Enterprise Extended Reality Value Chain


Extended Reality (XR) is the blanket term for this new realm of immersive simulations, which is typically divided into three categories:

XR in general broadens our visual command of the space we’re working and playing in. We are no longer conscious of, or limited by, the edges of finite screens. Further, the gestural control (via hand and head movements) used with HMDs represents a new, far from completely evolved, but very powerful method of navigating a computational environment.

That said, there are a number of technical issues that remain to be resolved. XR visualizations are computationally intensive and require high-end hardware to produce lifelike real-time visualizations. Improvements in size, weight, battery life, and cellular technology must all be addressed for HMDs to become a widely adopted mobile computing platform. But this has always been true of digital innovation, and these are not sufficient reasons for any firm to lag behind. As we’ve seen in previous computing incarnations, hardware will quickly catch up to software requirements.

For the foreseeable future, HMDs will co-exist with present-day computing incarnations (desktops, laptops, tablets and smartphones). In the long-term, however, as HMDs become lighter, more powerful, and less obtrusive, we foresee their use by all people in every walk of life.


XR has the potential for massive market disruption. We estimate that VR and AR together could become an $80B+ market by 2025. Our projections for that year include:


XR Market Growth by 2025 in Billions


Although we focus on VR and AR as the major drivers of adoption of this new computing incarnation, we believe that as processor power increases and application development becomes more and more sophisticated, AR will be the more fruitful realm for business because it allows the power of computing to be embedded in normal reality.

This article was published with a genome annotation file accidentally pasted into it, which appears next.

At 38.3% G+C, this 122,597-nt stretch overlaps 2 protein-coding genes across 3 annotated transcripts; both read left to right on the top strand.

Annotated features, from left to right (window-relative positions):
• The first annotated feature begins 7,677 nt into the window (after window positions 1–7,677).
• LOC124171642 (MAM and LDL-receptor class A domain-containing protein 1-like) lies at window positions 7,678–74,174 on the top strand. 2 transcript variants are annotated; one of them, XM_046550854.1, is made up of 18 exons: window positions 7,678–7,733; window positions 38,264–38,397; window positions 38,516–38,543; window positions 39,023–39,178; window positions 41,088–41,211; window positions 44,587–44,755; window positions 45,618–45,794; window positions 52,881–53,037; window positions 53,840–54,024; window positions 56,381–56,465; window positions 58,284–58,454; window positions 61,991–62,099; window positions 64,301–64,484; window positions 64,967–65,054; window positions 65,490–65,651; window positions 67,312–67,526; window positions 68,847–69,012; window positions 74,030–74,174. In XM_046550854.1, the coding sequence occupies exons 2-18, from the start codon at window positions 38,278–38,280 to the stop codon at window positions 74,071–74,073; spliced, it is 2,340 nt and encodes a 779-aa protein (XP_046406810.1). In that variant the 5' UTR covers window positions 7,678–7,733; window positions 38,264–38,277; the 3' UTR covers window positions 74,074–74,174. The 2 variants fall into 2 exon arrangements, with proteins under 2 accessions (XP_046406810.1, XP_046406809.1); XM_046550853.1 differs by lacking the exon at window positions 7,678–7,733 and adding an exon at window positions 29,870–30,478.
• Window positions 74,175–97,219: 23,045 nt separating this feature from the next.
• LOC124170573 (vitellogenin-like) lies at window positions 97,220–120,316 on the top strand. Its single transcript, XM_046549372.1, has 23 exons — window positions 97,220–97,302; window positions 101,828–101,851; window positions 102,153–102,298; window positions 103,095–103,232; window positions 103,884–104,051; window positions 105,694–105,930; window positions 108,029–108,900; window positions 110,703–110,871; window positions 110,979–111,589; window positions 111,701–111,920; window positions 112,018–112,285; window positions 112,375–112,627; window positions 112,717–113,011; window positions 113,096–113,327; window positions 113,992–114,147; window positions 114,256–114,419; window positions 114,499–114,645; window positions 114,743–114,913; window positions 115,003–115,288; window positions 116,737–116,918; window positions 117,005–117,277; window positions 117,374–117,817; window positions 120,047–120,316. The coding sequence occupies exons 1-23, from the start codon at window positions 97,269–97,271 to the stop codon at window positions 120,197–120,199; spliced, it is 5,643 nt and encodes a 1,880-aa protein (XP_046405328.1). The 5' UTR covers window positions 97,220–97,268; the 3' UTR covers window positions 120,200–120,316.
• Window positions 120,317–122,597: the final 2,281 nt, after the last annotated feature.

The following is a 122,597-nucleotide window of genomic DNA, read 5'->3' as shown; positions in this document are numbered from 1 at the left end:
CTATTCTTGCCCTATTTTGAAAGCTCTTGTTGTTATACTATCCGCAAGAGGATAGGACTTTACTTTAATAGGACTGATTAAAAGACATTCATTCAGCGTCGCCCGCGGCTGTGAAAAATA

It is still true that high adoption costs, uncertain value, and awkward user experience design are hindering adoption at the present time. However, successful XR pilots by industry leaders like Walmart, Ford, and Verizon have demonstrated the value of XR in enterprise, and this will be a major provocation for the market in these technologies to explode in the next five years.

Healthcare, retail, and manufacturing will experience the highest AR/VR adoption rate during that time, followed closely by construction and professional services. The top horizontal use cases we expect to see adopted by these verticals are training and education, and virtual workspaces and remote services.


Market Map by Use Case and Industry

We think the challenges with integrating these systems into our everyday lives will require a far greater understanding of the user’s needs in a particular context-of-use. Smart Systems and the IoT push this even further. Computing power and networking is embedded in more and more of the objects and environments around us. Hence, the social and physical contexts in which connected devices and services can be used is even more complex and varied. This makes the need to rethink computing models essential to enabling effective or compelling user experiences.

As XR test-pilots continue to make headlines, work settings will also continue to shift in the wake of the pandemic, and hardware prices will continue to fall. Across hardware, software, and services, the XR market is quickly reaching maturity for enterprise use. For players looking to enter it, the time to start developing your solution is now.+